It’s business as usual for TON Labs, a company building products for the upcoming Telegram Open Network. As the multi-billion-dollar blockchain project’s future becomes increasingly uncertain, it’s pushing ahead; this week, TON Labs announced two new products.
One ambitious project, TON Labs Cloud, migrates smart contracts to TON’s testnet; in the other, a solidity compiler converts code developed for Ethereum projects to code suitable for TON.
The announcement comes amid a prolonged battle with the US Securities and Exchange Commission, which has demanded that Telegram halt the TON project. Although TON was due to be released by October 31, the commission alleged that Telegram's sale of $1.7 billion worth of "Grams" was an illegal, unregistered security offering, and sought an "emergency injunction" that threatened to put the project on ice.
But even if the court rules that Telegram’s token is a security—thus rendering its $1.7 billion token sale illegal? “Nobody can stop the software from being used or distributed,” Mitja Goroshevsky, TON Labs’ CTO and co-founder, told Decrypt. Of course, the SEC did just that back in October; it managed to get Telegram to agree to postpone the launch of TON.
Telegram rebuffed the SEC’s complaint but agreed to delay the launch of TON until after a court hearing in February. Telegram founder Pavel Durov is expected to attend a deposition in early January. A ruling against Telegram could compel it to return the $1.7 billion to investors, emptying the company’s coffers and putting the future of the project in jeopardy—all of which threatens the survival of TON Labs.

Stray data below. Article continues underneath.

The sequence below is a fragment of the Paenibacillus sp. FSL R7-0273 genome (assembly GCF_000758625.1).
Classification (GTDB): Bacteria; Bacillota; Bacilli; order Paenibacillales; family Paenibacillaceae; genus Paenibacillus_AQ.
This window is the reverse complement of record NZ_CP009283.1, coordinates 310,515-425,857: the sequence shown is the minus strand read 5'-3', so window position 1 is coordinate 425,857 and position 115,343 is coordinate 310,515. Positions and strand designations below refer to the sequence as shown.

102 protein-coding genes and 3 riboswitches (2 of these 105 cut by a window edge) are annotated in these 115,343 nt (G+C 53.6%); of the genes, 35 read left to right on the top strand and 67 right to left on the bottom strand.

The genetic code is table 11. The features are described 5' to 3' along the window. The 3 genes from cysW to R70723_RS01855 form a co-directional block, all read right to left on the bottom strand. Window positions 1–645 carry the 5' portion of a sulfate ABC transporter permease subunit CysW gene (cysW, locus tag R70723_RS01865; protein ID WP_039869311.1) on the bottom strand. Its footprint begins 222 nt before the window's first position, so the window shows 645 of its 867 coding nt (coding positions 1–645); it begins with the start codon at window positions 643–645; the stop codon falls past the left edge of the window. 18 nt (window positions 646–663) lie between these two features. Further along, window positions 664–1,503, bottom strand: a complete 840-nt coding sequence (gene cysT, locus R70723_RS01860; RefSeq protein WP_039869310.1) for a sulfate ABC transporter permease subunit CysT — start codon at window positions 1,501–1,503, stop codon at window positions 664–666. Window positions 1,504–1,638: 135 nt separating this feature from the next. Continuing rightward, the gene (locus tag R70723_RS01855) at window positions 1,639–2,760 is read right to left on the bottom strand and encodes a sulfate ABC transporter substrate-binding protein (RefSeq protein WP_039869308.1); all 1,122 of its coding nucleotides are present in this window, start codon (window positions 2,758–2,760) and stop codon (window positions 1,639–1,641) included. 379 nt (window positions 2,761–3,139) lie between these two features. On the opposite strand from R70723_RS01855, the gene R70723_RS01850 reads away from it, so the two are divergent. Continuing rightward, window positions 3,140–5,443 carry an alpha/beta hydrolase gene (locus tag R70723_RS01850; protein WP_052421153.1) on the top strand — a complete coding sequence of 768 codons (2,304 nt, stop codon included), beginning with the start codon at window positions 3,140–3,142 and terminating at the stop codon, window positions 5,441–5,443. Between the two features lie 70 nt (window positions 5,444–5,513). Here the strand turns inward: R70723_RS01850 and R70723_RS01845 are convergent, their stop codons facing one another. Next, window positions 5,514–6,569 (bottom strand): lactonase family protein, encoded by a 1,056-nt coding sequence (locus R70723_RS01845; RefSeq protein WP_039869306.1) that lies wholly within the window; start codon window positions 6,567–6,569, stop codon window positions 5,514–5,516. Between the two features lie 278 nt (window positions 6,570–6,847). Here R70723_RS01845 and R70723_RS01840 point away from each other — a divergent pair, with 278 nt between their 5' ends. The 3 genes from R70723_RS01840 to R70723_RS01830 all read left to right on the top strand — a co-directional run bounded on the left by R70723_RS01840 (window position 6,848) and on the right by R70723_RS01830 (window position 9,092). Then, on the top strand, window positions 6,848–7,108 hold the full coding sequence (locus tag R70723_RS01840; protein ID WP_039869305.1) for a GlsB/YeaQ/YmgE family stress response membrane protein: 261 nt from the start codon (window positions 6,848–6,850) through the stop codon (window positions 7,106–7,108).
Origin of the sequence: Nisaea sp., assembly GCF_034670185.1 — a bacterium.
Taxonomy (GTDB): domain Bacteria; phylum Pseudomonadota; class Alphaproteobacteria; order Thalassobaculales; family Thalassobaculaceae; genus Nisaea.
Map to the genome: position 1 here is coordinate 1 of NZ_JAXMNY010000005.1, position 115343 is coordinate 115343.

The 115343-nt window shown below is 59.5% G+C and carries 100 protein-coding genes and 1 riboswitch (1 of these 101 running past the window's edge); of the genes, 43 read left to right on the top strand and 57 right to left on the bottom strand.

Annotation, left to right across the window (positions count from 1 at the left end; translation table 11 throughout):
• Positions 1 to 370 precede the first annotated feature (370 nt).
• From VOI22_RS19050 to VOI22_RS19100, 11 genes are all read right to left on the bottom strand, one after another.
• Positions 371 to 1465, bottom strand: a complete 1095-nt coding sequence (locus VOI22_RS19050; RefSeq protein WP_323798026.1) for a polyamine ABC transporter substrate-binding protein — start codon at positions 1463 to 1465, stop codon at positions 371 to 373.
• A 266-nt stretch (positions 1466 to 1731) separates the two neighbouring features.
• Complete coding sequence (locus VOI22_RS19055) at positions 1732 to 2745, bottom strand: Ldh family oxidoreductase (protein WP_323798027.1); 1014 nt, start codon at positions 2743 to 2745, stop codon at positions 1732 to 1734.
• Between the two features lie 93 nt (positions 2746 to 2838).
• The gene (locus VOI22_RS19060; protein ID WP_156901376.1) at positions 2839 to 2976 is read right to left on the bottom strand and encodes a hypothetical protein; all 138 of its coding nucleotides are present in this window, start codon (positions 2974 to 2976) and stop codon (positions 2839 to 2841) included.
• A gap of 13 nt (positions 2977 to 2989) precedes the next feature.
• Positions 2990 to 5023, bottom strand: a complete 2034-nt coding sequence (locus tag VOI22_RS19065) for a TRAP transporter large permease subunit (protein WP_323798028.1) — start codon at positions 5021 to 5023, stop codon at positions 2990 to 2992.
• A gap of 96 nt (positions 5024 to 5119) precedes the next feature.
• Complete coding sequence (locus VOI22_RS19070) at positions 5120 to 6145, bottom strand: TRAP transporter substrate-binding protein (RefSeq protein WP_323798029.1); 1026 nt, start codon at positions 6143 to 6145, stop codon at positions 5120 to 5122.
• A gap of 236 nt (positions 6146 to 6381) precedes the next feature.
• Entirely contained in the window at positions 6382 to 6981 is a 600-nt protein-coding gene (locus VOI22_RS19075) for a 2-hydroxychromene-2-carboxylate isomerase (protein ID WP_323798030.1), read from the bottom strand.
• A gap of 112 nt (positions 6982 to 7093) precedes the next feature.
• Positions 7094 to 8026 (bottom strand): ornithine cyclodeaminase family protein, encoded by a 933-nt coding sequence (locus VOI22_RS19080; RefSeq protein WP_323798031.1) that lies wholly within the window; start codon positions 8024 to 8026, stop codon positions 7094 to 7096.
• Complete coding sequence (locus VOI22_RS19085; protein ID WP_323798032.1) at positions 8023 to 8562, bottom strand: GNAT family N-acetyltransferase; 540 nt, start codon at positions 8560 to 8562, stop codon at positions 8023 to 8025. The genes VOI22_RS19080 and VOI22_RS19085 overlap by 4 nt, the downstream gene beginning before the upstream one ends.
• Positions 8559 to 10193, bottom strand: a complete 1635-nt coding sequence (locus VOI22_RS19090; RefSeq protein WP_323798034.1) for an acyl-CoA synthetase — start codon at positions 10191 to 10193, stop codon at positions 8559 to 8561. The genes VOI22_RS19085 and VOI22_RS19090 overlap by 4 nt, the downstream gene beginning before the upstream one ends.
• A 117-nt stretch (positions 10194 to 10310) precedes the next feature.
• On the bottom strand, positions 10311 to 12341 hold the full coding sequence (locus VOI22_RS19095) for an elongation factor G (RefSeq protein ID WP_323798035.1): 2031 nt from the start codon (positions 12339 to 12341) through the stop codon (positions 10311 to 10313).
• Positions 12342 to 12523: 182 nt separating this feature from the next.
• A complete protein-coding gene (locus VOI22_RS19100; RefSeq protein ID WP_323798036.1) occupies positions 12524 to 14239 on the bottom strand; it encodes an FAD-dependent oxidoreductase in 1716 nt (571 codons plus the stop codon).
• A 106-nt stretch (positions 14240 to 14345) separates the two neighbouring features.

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But TON Labs, which builds on TON, appears to be untroubled by Telegram’s legal travails. “The sails are raised, development is in full swing, we have no slowdown,” Fedor Skuratov, TON Labs’s head of communications, told Decrypt.
Goroshevsky said that not a single company has dropped business with TON Labs or said they’re no longer interested in developing on TON as a result of the court case. Not only that, he said the company is growing rapidly (though did grumble that growth would probably be faster if, ya know, the network wasn’t held up by the SEC court case).
Goroshevsky’s story makes sense—the SEC’s beef is with the distribution of Grams, not the network itself. “Why would the SEC stop anyone from launching a network? What kind of argument would they have?” he says. In any case, there’s nothing stopping anyone from using TON’s technology and launching it themselves—without a token sale. Indeed, Goroshevsky said TON Labs is planning to release its own testnet in a couple days. Without a token sale, there’s no reason why the SEC might sue.